7 ways to plan your 2013 season P&A strategy

We are on the dawn of our 2013 selling season. In less than a month we’ll be in February, the official unofficial start of the street motorcycle business in most regions.

Some of you may not think that, but the first warm sunny couple of days in late January through February, and the game is on! Why? Because football is over, and most of us are ready to put winter behind us and focus on being outdoors soaking in the sun. Want me to prove it? Look at your sales department’s unit sales for February; many of you will see a significant spike in street unit sales.

As parts manager, you may not pay a lot of attention to that info, but it’s absolutely necessary for the parts managers to know, so they can plan purchases on supporting products from tires to helmets. P&A goods need to be on hand to support sales of new and used units. For example, let’s say your store sold 18-22 sport bikes in February for the past two years, that would tell me as a buyer that I have to be stocked up on riding apparel, luggage, accessories, tires and anything that a sport bike rider would need and or desire in February, not late March or mid-April. You need to be on target! That information also tells me that sales departments needs to have events and marketing promotions in February, March and April, rather than wait until June for the regular run of the mill open house. Ideally, I would say events, fliers, promos, any communication to encourage customers to shop you should start in February. You want to encourage more buyers to think of your store over your competition.

How do you plan your strategy?

  1. Look at sales history by month (new and used units) for the past three years.
  2. Based on the sales by category, set your showroom and purchases to support unit sales. For example, if your sales info says your sales are 60 percent ATVs in the nearest season, then 60 percent of the showroom may need to be geared towards stocking ATV products for the unit and rider, based off lifestyles like hunting, landowner, agriculture, industrial and sport.
  3. Purchase goods and brands that support unit sales with in a three-month window, which is February, March, April for spring.
  4. Reset the showroom to support new products for the top-selling lifestyles.
  5. Place all noncurrent or last season products on deep sale and clearance. (10-20 percent is weak; beef it up because that stuff has to go for cash flow.)
  6. Build fresh displays. Your visual merchandising is a very important strategy. If customers can’t see what’s new in your store, you’re sunk! Clean it up, and wow it ASAP!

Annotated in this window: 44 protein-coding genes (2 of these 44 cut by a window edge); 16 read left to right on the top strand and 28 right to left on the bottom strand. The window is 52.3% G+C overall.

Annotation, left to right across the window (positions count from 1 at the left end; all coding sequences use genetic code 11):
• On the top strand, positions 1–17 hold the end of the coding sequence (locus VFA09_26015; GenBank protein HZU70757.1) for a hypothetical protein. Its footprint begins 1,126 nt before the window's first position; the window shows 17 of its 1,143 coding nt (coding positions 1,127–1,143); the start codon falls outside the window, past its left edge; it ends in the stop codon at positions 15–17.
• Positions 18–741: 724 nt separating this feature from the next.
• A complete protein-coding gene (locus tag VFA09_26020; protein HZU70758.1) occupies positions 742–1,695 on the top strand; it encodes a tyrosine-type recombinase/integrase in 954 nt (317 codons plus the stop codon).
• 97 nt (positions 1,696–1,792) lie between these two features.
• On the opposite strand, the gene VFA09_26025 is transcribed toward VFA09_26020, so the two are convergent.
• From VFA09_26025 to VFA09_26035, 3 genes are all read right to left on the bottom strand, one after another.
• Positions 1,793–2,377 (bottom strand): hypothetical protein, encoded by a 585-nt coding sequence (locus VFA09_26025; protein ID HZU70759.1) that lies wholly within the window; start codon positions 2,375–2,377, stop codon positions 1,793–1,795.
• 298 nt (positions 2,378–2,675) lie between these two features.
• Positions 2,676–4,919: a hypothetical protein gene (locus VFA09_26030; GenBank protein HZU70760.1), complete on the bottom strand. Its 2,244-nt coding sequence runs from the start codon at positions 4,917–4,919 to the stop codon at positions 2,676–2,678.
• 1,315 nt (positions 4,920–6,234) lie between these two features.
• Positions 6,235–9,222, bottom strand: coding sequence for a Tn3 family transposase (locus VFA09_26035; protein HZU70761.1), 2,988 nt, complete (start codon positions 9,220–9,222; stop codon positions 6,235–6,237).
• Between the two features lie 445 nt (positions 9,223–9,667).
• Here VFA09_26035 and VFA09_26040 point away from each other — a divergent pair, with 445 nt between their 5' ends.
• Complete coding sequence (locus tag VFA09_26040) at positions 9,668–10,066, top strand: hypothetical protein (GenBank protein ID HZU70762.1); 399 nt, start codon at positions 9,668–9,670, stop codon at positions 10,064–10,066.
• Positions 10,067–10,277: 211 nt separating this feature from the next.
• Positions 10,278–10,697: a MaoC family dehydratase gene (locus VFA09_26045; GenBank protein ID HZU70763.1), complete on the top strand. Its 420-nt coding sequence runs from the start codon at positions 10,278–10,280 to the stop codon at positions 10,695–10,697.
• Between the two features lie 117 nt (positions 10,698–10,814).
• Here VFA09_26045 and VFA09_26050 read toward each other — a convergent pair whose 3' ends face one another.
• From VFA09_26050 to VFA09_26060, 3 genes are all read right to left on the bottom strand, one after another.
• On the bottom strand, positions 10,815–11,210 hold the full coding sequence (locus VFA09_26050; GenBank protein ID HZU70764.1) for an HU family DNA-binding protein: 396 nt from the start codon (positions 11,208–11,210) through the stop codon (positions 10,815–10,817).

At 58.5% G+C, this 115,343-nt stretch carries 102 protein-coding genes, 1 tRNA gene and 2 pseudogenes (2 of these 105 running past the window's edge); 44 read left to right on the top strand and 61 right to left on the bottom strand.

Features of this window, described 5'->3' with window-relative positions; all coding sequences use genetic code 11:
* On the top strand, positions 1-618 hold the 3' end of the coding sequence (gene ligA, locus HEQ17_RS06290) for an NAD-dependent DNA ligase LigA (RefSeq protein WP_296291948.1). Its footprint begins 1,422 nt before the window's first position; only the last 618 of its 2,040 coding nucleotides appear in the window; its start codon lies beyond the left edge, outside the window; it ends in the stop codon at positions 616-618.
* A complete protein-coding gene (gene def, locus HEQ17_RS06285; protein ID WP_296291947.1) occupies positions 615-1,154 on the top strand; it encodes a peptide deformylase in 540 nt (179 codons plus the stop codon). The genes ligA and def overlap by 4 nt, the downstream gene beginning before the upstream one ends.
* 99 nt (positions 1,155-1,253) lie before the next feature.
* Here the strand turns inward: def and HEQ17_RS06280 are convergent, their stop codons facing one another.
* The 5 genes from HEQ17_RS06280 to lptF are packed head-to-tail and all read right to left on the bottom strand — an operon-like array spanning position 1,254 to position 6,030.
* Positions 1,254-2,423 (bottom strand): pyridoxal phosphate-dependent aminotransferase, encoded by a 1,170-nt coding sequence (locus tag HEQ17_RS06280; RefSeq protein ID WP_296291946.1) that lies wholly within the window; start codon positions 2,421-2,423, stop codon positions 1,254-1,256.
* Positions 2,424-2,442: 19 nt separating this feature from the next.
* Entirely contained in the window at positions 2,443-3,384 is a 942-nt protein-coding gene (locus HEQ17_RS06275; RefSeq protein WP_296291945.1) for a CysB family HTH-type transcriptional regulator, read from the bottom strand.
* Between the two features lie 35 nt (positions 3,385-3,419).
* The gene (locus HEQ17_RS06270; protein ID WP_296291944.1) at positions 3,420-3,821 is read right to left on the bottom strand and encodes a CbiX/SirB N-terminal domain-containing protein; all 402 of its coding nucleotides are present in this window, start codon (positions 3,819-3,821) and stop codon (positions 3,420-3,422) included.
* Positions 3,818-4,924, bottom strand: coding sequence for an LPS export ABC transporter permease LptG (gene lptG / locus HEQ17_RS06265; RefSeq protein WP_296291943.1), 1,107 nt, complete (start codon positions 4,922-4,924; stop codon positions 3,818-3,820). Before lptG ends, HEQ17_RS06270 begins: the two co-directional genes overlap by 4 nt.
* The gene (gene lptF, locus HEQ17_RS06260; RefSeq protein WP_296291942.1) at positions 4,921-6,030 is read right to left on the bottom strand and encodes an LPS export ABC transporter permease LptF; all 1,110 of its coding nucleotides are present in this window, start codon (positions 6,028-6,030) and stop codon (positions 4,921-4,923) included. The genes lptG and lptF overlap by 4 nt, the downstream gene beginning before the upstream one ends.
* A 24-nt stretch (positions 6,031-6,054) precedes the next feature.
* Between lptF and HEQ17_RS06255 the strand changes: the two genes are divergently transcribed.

7. Promote P&A! If you stock new products and brands and you don’t promote them, you are crazy or lazy. Make a flier, call customers (personal touch is big) and use Facebook to promote your merchandise. Take photos and load new goods on Facebook and your website. Have an early season launch. Whatever you do, DO SOMETHING! Customers that aren’t in your inner circle or weekly regulars don’t know you have invested in new goods or what they may be.

Final words, 2013 is going to kill it, rock it, or whatever for a lot of us! Customers want to ride; they want to escape today’s world and distract themselves. Be ready, be ahead of the season, and get out of your own way for some of you foot draggers. You and your team are directly responsible for how successful you are, so what’s it going to be? FYI, a lot of customers prefer the store buying experience; don’t send them to your online competition due to a lack of your participation in the retail game.

Do you have a retail or merchandising question about your dealership? Email Jennifer at or PSB Managing Editor Liz Hochstedler at

Jennifer Robison’s career began in 1987 when she served as a service writer/parts sales for a high-end import auto dealer before becoming one of the first generation of Harley-Davidson Motorclothes managers at a Northwest dealership (1991-2000). From 2002 on, Jennifer has been with Tucker Rocky Distributing. Jennifer has educated the Tucker Rocky sales force and dealers about the powersports apparel business and powersports retailing. Jennifer’s expertise is in powersports retailing, merchandising and display, promotions and in-store marketing. She has lectured and written about powersports retailing and continues to perform dealer educational workshops and seminars across the United States.

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